The Gift of Meals: How Our Pediatric Advocacy Program and a Community Partnership Brightened the Holiday Season


Program served over 800 dinners for families who otherwise may have gone hungry

School cafeterias across San Mateo and Santa Clara Counties are abuzz today with the clanging of food trays as children head back from winter break. The excitement of the holidays also marked a time of uncertainty for many students who did not know where their next meal would come from.

Children from low-income families count on the daily meals they receive at school. But for parents struggling to make ends meet, school breaks present a real problem — one that Stanford’s Pediatric Advocacy Program has been trying to solve.

“We’ve been collaborating with the Ravenswood City School District, but they didn’t have the capacity to support meal programs during the break,” said Janine Bruce, DrPH, MPH, director of the Pediatric Advocacy Program. “The local public libraries stepped up to provide space and help us fill this hunger gap. It’s been amazing!”

The program and its collaborators served 600 meals at the San Mateo County Libraries in East Palo Alto and 210 meals at Half Moon Bay during the week between Christmas and New Year’s Day. That’s a grand total of 810 dinners for families who otherwise may have gone hungry.


The Hunger Program is the brainchild of Bruce and Lisa Chamberlain, MD, MPH. It started four years ago after Chamberlain, a pediatrician at Ravenswood Family Health Center and Lucile Packard Children’s Hospital Stanford, saw many within her young patient population combating hunger and food insecurity.

According to the U.S. Department of Agriculture, food insecurity is a condition of limited or uncertain access to food.

“This program was established to bridge their vacations from school. Schools are a good place to get nutrition and these kids can’t go without someone filling this gap when school isn’t in session,” said Chamberlain, associate professor of pediatrics at the Stanford School of Medicine.

After offering meals during a similar program the last few summers, Chamberlain, Bruce and their community partners interviewed parents. It was then that parents expressed a great need for meals during the two-week winter break.

“Growing children are expensive. During the winter parents face higher heating bills and bills that come with holiday presents,” Chamberlain said. “Depending on the kind of work people do, many parents are day laborers and in the winter time, if it’s raining, they don’t have work. There’s no money coming in.”

“We presented the data to our feeding partners and they volunteered to collaborate with us to help fill this winter need,” said Chamberlain.


What does it take to bring an idea to feed families to life? Collaboration.

The East Palo Alto Food Security Collaborative includes the Pediatric Advocacy Program, YMCA of Silicon Valley, Ravenswood City School District, Second Harvest Food Bank, San Jose Public and San Mateo County Libraries, Revolution Foods and others.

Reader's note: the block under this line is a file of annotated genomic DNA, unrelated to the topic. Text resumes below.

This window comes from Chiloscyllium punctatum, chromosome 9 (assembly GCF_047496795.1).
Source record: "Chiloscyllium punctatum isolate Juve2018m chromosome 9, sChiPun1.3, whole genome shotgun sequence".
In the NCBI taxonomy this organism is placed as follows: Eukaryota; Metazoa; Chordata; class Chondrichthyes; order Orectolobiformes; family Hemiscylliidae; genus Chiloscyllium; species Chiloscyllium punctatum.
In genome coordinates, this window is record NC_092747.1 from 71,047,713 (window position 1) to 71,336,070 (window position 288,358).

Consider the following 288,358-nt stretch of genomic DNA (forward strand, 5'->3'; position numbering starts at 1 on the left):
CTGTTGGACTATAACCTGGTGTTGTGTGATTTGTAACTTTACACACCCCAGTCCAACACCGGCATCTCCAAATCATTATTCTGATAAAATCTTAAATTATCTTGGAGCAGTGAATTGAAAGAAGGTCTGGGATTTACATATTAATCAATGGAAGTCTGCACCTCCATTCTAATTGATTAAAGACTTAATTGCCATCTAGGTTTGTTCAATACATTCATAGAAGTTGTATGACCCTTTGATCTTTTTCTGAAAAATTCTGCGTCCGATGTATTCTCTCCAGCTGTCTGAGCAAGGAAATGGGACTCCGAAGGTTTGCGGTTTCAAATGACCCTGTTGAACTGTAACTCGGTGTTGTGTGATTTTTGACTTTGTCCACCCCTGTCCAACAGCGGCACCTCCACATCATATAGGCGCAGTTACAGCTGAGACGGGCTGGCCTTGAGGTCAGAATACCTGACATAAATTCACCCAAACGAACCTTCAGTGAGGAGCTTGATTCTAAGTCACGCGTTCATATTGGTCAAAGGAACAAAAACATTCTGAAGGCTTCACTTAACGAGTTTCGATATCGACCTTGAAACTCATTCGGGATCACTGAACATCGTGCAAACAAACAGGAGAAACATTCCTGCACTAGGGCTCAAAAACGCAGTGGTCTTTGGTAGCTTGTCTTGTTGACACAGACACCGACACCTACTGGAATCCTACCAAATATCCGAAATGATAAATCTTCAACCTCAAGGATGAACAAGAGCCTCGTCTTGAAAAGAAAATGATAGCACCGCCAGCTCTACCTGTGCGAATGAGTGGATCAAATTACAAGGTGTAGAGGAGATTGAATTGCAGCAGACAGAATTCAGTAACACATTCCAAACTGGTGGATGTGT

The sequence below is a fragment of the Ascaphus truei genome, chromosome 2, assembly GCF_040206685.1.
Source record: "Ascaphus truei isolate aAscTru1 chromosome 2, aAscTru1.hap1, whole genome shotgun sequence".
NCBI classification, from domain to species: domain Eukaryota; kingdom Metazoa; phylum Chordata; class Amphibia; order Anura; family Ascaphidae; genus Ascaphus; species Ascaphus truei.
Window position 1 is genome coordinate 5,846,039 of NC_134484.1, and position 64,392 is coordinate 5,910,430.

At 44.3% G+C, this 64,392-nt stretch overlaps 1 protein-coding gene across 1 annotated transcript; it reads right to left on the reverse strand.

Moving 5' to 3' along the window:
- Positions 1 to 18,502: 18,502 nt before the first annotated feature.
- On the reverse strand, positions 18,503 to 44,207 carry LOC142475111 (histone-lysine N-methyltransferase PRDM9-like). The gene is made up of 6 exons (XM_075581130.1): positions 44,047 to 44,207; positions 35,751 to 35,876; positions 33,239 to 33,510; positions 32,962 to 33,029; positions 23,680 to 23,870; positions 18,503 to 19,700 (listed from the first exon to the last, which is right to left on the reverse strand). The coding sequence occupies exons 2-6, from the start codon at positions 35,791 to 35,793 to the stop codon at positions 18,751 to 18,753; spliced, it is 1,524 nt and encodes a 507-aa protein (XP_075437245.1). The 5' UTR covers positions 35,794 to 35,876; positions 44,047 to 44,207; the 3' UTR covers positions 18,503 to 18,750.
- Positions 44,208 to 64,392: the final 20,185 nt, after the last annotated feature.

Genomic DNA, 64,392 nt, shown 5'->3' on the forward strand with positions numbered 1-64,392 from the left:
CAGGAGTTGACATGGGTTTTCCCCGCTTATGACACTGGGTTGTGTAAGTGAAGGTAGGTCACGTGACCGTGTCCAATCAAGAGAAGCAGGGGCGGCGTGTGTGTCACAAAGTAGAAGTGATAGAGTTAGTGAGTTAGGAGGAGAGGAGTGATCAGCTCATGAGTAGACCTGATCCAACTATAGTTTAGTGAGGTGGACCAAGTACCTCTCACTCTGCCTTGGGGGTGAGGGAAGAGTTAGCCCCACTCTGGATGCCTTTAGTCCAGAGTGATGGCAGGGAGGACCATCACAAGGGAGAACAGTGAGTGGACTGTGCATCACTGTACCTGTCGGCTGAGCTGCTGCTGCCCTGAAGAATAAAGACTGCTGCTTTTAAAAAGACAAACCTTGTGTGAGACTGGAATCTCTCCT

“The shared commitment of feeding children and families is at the core of the collaboration,” said Jennifer Puthoff, director of child care & after school programs at the YMCA of Silicon Valley. “Anyone interested in feeding kids wherever kids were convening, that’s where the Y wants to be.”

As federal funds only cover children’s meals, the adult meals also provided by the collaborative required an investment — and Second Harvest Food Bank, San Mateo County Library and Packard Children’s Hospital made this possible.

“We want to encourage families to eat together,” said Susan Takalo, director of community partnerships at Second Harvest. “We have found that more children eat when they eat with their parents.”


An estimated 84,710 children in Santa Clara County and 28,630 children in San Mateo County experience food insecurity, according to Feeding America. And it’s not just about hunger — behavioral problems are another consequence of children’s food insecurity. And, meals at the libraries are a different approach to reaching the hardest to reach children and families.

“Children can’t learn if they’re hungry,” said Carine Risley, library services manager at the San Mateo County Library. “Our partners highlighted the critical food shortages that happen over holiday breaks, and it was an easy decision for us to help expand food service to support community wellbeing.”


The group is always thinking of new ways to make a difference.

“We all care about this issue deeply,” said Bruce. “Each of us brings different resources and expertise. It’s a collective impact and we thank all of our community partners for making this program so much greater than what we could do individually.”

For those who are experiencing hunger or food insecurity, or if you know someone who is in need, call the Second Harvest Food Bank’s Food Connection Hotline at 1-800-984-3663. You can learn about the resources available in your neighborhood and even menus for meals being served.


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